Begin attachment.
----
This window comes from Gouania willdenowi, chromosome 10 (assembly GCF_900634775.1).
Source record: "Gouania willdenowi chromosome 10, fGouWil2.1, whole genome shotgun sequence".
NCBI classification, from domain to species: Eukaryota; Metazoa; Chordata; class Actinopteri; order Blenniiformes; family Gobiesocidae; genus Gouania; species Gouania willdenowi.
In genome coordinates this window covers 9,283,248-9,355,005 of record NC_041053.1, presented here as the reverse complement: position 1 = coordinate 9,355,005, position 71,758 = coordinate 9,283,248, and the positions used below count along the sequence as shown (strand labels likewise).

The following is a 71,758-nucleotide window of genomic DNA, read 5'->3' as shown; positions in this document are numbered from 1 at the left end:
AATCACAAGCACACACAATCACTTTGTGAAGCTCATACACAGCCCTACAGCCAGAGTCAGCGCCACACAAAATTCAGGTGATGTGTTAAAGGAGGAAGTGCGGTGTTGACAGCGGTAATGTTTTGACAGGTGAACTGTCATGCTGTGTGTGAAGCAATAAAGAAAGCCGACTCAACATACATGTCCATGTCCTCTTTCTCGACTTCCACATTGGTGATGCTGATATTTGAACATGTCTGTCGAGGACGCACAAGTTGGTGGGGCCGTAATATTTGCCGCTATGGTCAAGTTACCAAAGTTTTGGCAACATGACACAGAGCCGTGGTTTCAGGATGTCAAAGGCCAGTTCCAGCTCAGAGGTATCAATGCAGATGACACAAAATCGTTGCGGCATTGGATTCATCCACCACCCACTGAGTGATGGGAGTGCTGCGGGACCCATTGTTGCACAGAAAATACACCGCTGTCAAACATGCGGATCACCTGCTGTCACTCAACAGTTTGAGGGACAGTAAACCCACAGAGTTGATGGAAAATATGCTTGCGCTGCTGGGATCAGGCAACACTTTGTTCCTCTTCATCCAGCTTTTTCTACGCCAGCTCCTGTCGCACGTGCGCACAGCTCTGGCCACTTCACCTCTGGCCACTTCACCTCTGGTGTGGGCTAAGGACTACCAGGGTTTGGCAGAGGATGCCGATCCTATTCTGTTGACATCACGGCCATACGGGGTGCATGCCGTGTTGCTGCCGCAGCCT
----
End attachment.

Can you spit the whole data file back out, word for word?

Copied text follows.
This window comes from Gouania willdenowi, chromosome 10 (assembly GCF_900634775.1).
Source record: "Gouania willdenowi chromosome 10, fGouWil2.1, whole genome shotgun sequence".
NCBI classification, from domain to species: Eukaryota; Metazoa; Chordata; class Actinopteri; order Blenniiformes; family Gobiesocidae; genus Gouania; species Gouania willdenowi.
In genome coordinates this window covers 9,283,248-9,355,005 of record NC_041053.1, presented here as the reverse complement: position 1 = coordinate 9,355,005, position 71,758 = coordinate 9,283,248, and the positions used below count along the sequence as shown (strand labels likewise).

The following is a 71,758-nucleotide window of genomic DNA, read 5'->3' as shown; positions in this document are numbered from 1 at the left end:
AATCACAAGCACACACAATCACTTTGTGAAGCTCATACACAGCCCTACAGCCAGAGTCAGCGCCACACAAAATTCAGGTGATGTGTTAAAGGAGGAAGTGCGGTGTTGACAGCGGTAATGTTTTGACAGGTGAACTGTCATGCTGTGTGTGAAGCAATAAAGAAAGCCGACTCAACATACATGTCCATGTCCTCTTTCTCGACTTCCACATTGGTGATGCTGATATTTGAACATGTCTGTCGAGGACGCACAAGTTGGTGGGGCCGTAATATTTGCCGCTATGGTCAAGTTACCAAAGTTTTGGCAACATGACACAGAGCCGTGGTTTCAGGATGTCAAAGGCCAGTTCCAGCTCAGAGGTATCAATGCAGATGACACAAAATCGTTGCGGCATTGGATTCATCCACCACCCACTGAGTGATGGGAGTGCTGCGGGACCCATTGTTGCACAGAAAATACACCGCTGTCAAACATGCGGATCACCTGCTGTCACTCAACAGTTTGAGGGACAGTAAACCCACAGAGTTGATGGAAAATATGCTTGCGCTGCTGGGATCAGGCAACACTTTGTTCCTCTTCATCCAGCTTTTTCTACGCCAGCTCCTGTCGCACGTGCGCACAGCTCTGGCCACTTCACCTCTGGCCACTTCACCTCTGGTGTGGGCTAAGGACTACCAGGGTTTGGCAGAGGATGCCGATCCTATTCTGTTGACATCACGGCCATACGGGGTGCATGCCGTGTTGCTGCCGCAGCCT